3) He finished it on May 28, 1971.

4) The editor for Berkley rejected the novel and changed the contract to be three sf books (and later rejected the next submission, Doorways in the Sand, causing Zelazny to quit Berkley altogether).

5) Zelazny's agent sent the manuscript to a dozen major publishers over the succeeding two years before giving up because no one wanted it. Each editor/publisher had similar comments: they wanted sf not mystery/thriller from Zelazny, and they thought the novel dragged in the middle.

6) Zelazny's agent wanted him to revise it before sending it anywhere again, thinking that "something must be drastically wrong" with the book or its plot for everyone to have rejected it. Zelazny said he knew what was wrong with it and could tighten it up in the middle, but he declined to do so and shelved the manuscript permanently.

7) Zelazny later changed agents and this is how the forgotten manuscript ended up being rediscovered years after his death when the agent went through old papers and wondered why he had an apparently unknown novel stashed away. None of Zelazny's family knew about it either. But Zelazny had mentioned it in several interviews in the 1970s and 80s, and there is his detailed correspondence that I went through to piece together the history of this novel.

The details of this are described in This Mortal Mountain: The Collected Stories of Roger Zelazny, Volume 3, and specifically within the literary biography that I wrote, "...And Call Me Roger": The Literary Life of Roger Zelazny, Part 3. The parts pertaining to The Dead Man's Brother were also excerpted for an essay titled "On the Origins of Zelazny's The Dead Man's Brother," published in The New York Review of Science Fiction, issue #253, September 2009.

The other thing is that I wrote the sections pertaining to The Dead Man's Brother before the agent discovered the manuscript in storage. Trent Zelazny later contacted me to ask if I knew anything about it because he and the agent knew nothing about it, and I gave him an early draft of my essay. But in the afterword that Trent later wrote for the book, he chose to leave it vague as to when The Dead Man's Brother was written or whether it had ever been submitted anywhere. I can see that as a marketing decision, perhaps by the publisher: you don't want to advertise a newly unearthed novel as something that had been rejected a dozen times thirty years ago and never revised. But that's the reality of the situation: the manuscript was unpublished because no one wanted it thirty years ago, whereas Zelazny had wanted it published then, as is. That's why the original agent did his best for two years but failed.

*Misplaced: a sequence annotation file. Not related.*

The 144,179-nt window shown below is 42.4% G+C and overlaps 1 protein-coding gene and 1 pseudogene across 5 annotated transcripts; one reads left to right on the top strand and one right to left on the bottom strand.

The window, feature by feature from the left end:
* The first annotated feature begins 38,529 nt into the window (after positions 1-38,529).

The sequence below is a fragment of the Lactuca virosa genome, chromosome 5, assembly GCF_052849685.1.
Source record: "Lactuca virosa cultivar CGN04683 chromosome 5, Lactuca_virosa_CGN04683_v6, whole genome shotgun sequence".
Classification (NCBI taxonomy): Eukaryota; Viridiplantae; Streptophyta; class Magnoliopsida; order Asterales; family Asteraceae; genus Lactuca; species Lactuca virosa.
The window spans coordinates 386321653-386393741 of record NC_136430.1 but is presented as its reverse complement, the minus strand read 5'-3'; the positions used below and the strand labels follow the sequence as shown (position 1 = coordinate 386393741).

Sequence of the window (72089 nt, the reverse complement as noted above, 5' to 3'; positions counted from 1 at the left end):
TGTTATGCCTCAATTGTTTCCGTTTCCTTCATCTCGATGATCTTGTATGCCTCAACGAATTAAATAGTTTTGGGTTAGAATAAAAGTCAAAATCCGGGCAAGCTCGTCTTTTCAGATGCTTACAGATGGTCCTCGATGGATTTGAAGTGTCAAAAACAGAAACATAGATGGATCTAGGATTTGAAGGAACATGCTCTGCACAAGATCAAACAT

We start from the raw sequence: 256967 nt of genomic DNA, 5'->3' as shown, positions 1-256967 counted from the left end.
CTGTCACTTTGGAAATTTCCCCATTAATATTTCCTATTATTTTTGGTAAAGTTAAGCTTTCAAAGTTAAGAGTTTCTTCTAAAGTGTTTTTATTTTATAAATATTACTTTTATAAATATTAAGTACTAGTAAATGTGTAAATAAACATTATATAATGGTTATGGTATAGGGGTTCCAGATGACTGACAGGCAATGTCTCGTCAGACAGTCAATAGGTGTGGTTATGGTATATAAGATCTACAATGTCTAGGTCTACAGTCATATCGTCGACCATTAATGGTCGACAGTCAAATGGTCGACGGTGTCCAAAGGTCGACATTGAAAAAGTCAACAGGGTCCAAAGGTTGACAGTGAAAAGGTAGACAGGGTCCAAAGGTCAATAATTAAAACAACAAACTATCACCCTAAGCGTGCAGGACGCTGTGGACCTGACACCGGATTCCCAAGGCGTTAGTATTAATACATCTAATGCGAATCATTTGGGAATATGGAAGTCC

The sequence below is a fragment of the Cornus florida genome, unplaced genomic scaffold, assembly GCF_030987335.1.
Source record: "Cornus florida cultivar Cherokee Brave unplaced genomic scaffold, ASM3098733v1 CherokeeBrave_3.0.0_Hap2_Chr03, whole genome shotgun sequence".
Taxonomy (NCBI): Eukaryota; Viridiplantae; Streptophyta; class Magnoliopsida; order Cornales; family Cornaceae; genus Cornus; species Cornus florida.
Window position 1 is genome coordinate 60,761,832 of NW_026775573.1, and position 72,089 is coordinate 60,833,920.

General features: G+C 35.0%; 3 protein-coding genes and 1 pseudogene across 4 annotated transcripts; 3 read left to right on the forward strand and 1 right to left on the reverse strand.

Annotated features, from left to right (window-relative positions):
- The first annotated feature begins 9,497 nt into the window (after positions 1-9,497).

And so those are the facts. And yet I think the urban myths about the book will probably prevail.

Having said all that, I enjoyed the book. Not his best work by any means, but a good read for someone who really enjoys Zelazny's voice and style of writing. I really liked the character and stories of My Name Is Legion and I think Zelazny would have done well in that genre if he'd been given the chance.

Chris


message 8: by [deleted user] (new)

Kwandongbrian wrote: "After the first twenty pages:
I've been a Zelazny fan since I started to buy my own books. I don't think he is as famous as Tolkien but he has had a similar number of books published after his dea..."


Sort of sounds like "Unbreakable" w/Bruce Willis & Samuel L. Jackson... Some movie from the early 21st century I believe but I could be wrong


message 9: by Jim, Keeper of the Pattern (new) - rated it 4 stars

Jim (jimmaclachlan) | 971 comments No, nothing like "Unbreakable". No super powers & our hero was definitely vulnerable. I really need to re-read it one of these days.


message 10: by Jesse (new)

Jesse | 8 comments Chris Kovacs wrote: But in the afterword that Trent later wrote for the book, he chose to leave it vague as to when The Dead Man's Brother was written or whether it had ever been submitted anywhere. I can see that as a marketing decision, perhaps by the publisher: you don't want to advertise a newly unearthed novel as something that had been rejected a dozen times thirty years ago and never revised.


Maybe his son was looking to be more human and less academic. Academia isn't all life's about. To me, it sounded natural and I found it touching. Whatever was found written doesn't necessarily change feelings and emotions.

TZ wrote in the afterword: "Some think it was his attempt to break into the mainstream. Maybe partially true, but I don’t believe this was his priority."

I appreciate what was written in that post and am glad for the information, but saying it was a marketing decision, perhaps by the publisher, doesn't seem fair at all.

Jess


message 11: by ckovacs (new)

ckovacs | 141 comments Jesse wrote: I appreciate what was written in that post and am glad for the information, but saying it was a marketing decision, perhaps by the publisher, doesn't seem fair at all.